Friday, November 25, 2011

Black Friday

Well, it's over.

Our annual day to think about what we are thankful for is past... now it's time for our materialism and greed to take over in a grasping, mad rush to buy up all the wonderful things we think we need.

Unlike a lot of posts, I haven't really rehearsed this one in my mind. I got up this morning and decided to write this, so it probably won't be as poetic as some of my other, well thought out posts.

I opened my email this morning and found about 50 messages from different businesses announcing their black Friday specials. I couldn't help but feel a little dirty. To think that our nation has capitalized on the materialism of Christmas this way. I had to explain what black Friday was to my son a few days ago.

Instead of venting, I'd like to issue a challenge. Before you go into a store today, think of ten things you are thankful for. I'm talking about 10 things for each store you visit. Or, if you're a cyber shopper, make a list of 10 things before you log onto a new store. Before you plunk down your hard earned money, think about a few things...

1) Are you buying this for yourself because you think it will make you happy?

If so, do you remember what you bought yourself last year around this time? Odds are you'll get a quick fix and then, like an addict, you'll want more.

2) Are you buying this as a Christmas gift for someone you are close to?

If you really have a good relationship, there is probably something more personal and meaningful you could get them. My best friend and I decided were were going to exchange gifts that were either second hand, or hand-made this year. Because, if you really love someone, it will mean so much more to receive something with meaning, than just another trinket picked up in a rush.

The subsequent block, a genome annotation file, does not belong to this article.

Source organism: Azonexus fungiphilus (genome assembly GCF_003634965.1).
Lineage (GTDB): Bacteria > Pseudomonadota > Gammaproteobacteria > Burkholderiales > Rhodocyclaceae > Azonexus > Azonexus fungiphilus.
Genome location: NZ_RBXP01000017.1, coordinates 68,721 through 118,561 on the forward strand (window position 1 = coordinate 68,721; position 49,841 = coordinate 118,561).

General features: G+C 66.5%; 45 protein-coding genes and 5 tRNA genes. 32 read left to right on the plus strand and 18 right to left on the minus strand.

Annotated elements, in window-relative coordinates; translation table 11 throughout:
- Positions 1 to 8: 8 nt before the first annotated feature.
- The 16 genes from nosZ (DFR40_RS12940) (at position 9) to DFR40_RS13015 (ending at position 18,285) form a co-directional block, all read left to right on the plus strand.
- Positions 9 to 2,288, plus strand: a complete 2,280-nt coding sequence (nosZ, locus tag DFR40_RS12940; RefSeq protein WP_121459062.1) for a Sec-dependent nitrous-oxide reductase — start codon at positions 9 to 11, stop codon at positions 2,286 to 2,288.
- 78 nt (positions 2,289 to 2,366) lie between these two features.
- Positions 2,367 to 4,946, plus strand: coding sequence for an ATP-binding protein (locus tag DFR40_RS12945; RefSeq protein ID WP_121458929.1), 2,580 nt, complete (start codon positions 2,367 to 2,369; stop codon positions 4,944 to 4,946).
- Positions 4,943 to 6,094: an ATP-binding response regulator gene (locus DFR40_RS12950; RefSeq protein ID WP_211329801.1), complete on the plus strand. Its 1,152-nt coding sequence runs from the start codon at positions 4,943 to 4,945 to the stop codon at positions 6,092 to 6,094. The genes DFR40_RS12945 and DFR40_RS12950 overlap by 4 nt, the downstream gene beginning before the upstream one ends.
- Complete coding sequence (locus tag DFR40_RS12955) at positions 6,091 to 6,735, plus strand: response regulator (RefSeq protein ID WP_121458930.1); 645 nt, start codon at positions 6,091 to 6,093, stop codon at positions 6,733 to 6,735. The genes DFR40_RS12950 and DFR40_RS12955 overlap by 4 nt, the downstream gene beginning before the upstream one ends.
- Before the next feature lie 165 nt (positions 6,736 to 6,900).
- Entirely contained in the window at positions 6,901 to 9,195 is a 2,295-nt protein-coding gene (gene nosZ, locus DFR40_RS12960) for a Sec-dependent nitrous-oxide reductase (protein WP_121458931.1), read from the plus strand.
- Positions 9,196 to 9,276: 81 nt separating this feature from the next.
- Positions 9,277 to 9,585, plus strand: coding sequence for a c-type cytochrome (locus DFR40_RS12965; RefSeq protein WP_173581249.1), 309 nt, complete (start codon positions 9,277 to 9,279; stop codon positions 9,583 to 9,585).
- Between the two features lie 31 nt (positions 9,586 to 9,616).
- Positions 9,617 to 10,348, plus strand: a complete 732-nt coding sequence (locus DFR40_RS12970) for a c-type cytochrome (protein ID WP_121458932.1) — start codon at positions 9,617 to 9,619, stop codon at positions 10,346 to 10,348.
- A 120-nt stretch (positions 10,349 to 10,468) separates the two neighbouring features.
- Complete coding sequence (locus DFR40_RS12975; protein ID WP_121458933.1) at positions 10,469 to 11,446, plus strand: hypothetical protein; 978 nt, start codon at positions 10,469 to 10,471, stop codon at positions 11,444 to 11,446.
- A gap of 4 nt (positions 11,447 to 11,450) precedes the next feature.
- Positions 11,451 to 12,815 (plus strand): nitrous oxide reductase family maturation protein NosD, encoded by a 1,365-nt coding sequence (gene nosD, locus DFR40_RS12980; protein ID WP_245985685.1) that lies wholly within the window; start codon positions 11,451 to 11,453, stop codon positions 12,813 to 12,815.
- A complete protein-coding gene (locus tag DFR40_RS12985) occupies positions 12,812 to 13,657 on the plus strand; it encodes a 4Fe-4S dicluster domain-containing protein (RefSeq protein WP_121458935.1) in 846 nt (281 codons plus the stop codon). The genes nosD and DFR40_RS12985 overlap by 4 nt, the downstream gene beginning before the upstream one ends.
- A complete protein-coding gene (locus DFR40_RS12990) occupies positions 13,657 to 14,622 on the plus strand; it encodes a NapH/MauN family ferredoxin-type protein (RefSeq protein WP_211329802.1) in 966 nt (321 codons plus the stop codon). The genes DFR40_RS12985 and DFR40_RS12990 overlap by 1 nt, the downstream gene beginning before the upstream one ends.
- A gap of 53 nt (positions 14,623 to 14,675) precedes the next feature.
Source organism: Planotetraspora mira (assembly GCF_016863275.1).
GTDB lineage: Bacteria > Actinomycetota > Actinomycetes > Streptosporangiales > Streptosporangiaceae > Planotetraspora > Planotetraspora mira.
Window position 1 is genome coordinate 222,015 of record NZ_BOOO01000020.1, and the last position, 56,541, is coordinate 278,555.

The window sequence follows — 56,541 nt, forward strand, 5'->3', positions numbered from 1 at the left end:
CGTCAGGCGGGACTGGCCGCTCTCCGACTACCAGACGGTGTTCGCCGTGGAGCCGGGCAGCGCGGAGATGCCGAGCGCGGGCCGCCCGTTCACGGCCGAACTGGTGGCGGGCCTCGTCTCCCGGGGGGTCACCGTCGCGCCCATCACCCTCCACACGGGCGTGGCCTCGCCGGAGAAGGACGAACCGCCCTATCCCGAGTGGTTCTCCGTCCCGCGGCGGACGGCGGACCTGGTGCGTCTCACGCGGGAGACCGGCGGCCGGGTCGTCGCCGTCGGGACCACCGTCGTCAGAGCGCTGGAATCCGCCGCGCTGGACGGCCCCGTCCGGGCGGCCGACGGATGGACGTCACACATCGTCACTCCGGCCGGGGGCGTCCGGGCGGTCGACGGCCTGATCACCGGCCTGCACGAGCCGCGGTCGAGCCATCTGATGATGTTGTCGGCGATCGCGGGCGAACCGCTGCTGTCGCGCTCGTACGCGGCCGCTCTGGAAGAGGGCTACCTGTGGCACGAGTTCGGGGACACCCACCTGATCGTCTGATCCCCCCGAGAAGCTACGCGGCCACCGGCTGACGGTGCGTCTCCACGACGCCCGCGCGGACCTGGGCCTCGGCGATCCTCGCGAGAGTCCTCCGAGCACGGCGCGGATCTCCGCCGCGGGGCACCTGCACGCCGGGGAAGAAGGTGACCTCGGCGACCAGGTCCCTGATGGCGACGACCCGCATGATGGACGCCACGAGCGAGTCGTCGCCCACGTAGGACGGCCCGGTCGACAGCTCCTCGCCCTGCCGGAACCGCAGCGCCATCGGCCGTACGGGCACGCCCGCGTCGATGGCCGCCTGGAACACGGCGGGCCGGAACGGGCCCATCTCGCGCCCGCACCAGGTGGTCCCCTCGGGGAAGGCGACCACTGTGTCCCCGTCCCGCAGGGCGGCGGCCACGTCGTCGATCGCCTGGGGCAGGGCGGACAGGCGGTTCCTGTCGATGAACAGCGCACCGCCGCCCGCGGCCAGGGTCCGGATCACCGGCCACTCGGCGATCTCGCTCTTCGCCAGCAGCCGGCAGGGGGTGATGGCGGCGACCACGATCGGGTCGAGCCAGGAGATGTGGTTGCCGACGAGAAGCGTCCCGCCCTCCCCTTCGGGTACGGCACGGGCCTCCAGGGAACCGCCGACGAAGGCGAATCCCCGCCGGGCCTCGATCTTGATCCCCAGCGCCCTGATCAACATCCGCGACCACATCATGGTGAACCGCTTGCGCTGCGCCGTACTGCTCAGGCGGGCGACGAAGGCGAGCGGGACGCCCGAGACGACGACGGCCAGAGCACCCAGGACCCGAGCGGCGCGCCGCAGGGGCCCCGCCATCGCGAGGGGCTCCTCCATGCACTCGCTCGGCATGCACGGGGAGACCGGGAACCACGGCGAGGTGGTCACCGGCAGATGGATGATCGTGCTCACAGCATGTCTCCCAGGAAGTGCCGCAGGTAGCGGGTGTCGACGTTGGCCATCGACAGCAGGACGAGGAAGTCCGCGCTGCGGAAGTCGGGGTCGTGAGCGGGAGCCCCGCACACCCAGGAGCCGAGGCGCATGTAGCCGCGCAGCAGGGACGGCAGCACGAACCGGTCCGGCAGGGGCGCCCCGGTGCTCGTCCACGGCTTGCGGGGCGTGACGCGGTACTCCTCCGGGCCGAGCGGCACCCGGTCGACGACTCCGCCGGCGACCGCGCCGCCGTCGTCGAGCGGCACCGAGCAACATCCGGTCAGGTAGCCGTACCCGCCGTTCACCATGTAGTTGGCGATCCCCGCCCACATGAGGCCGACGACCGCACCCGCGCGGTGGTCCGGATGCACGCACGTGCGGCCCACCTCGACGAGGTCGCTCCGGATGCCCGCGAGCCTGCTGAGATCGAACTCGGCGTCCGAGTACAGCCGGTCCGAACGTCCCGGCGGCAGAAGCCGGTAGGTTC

3) Are you buying this for someone you have on your list who you just want to show some appreciation to?

A lot of us have folks on our Christmas lists who we aren't really close to, but want to give a little something to make them feel appreciated. I have a lot of people like that on my list. My children's teachers and coaches, ladies who have mentored me, the folks in leadership at my church who serve me every week. While I don't hang out with them one-on-one very much, I still like to show them my appreciation each Christmas.

Instead of buying a bunch of made in China junk for a couple of dollars, why not make them something. Last year I made a salt scrub for the ladies in my life. I think it took me about 10 minutes to mix it up. The most expensive part was the oil I used. I've found pretty jars in thrift stores for as little as 50 cents. For the men in my life I made chocolate dipped pretzel rods. My children made them for their uncles. If they can make them, anyone can. If your reason for not making something is that you don't have the time, then you probably shouldn't be standing in long check-out lines on black Friday.

4) This is probably the hardest one to admit, and the most prevalent in our society... Are you buying something to impress someone?

The truth is, if you're trying to impress someone it's not going to work. It never does. If you're trying to prove that you're rich, then you certainly can't admit that you bought it on black Friday at a deep discount. If you're trying to make someone like you, you should know by now that you can't buy love. The best way to impress someone is to be so confident that you are no longer tossed around by someone's opinions. The best way to make someone like you is to show them kindness. The fact of the matter is, people who make you feel inferior or push your affections away are most often struggling with their own self worth.

So, I hope you enjoy your Christmas holidays, but please, please don't get sucked into the vortex of materialistic holiday greed. I love you all too much to let that happen without at least a small attempt at rescue.

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